Fannie Mae's 'Mortgage Release' is a Deed in Lieu of Foreclosure
Fannie Mae announced new rules for distressed homeowners who want to walk away from homes that are worth less than the balance of their mortgages.
The process is called a “mortgage release,” and it allows homeowners who cannot afford their monthly payments to transfer their home’s title to Fannie Mae in exchange for the chance to live in their homes for three months for free or lease the property for up to a year. In law, the procedure Fannie Mae calls mortgage release is a deed in lieu of foreclosure.
A mortgage release / deed in lieu of foreclosure is similar to a short sale, with one significant difference. In a short sale, the lender agrees to allow the homeowner to sell the property for less than the balance of the home loan. In a mortgage release / deed in lieu of foreclosure, the homeowner signs a contract that gives the property over to the lender. In both a short sale or mortgage release / deed in lieu of foreclosure, any deficiency balance, which is the shortfall between the loan balance and the sale price, is negotiated by the lender and homeowner. In some situations, Fannie Mae will forgive the deficiency balance.
What Fannie Mae Considers an Eligible Hardship
Fannie Mae considers the following 10 events as eligible hardships:
- Reduction in income beyond the homeowner’s control
- Increase in housing expenses beyond the homeowner’s control
- Divorce or legal separation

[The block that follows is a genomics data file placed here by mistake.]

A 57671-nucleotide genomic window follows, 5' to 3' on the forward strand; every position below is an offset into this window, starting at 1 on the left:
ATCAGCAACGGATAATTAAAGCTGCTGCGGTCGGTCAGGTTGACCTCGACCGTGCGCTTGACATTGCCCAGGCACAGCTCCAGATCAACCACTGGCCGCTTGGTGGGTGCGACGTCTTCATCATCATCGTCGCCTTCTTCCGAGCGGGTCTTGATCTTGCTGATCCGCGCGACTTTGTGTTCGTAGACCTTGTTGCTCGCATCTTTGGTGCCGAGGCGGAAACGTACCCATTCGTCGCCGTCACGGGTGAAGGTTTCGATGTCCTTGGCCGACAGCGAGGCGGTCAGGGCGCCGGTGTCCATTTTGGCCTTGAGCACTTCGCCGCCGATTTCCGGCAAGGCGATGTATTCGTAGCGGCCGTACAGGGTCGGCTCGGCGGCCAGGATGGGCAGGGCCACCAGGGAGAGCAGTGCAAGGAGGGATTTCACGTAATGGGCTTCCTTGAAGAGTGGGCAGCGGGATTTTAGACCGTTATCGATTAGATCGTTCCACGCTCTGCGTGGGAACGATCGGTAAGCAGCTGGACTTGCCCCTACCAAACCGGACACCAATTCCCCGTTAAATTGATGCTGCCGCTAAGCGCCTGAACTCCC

- Death of a borrower or death of either the primary or secondary wage earner
- Long-term or permanent disability
- Distant employment transfer
- Business failure
A description of each is found in Fannie Mae’s Uniform Borrower Assistance Form 710 (PDF).
Homeowners who want a mortgage release must complete an application called a Borrower Response Package. The application is sent to the homeowner’s mortgage servicer. The servicer reviews the borrower’s financial situation and determines if the home is worth less than the balance of the loan. The servicer determines whether the borrower can afford partial payments. If the mortgage servicer finds the homeowner has more than $10,000 in savings and investments, excluding retirement accounts, the lender must request a partial payment from the homeowner.
The servicer must also calculate the homeowner’s debt-to-income ratio to learn if the borrower can afford to sign a promissory note and make lease payments or payments on the deficiency balance.
$3,000 of Good News
Under Fannie Mae's mortgage release program, servicers may offer homeowner's up to $3,000 in assistance if the homeowner is not required to sign a promissory note to repay the deficiency balance.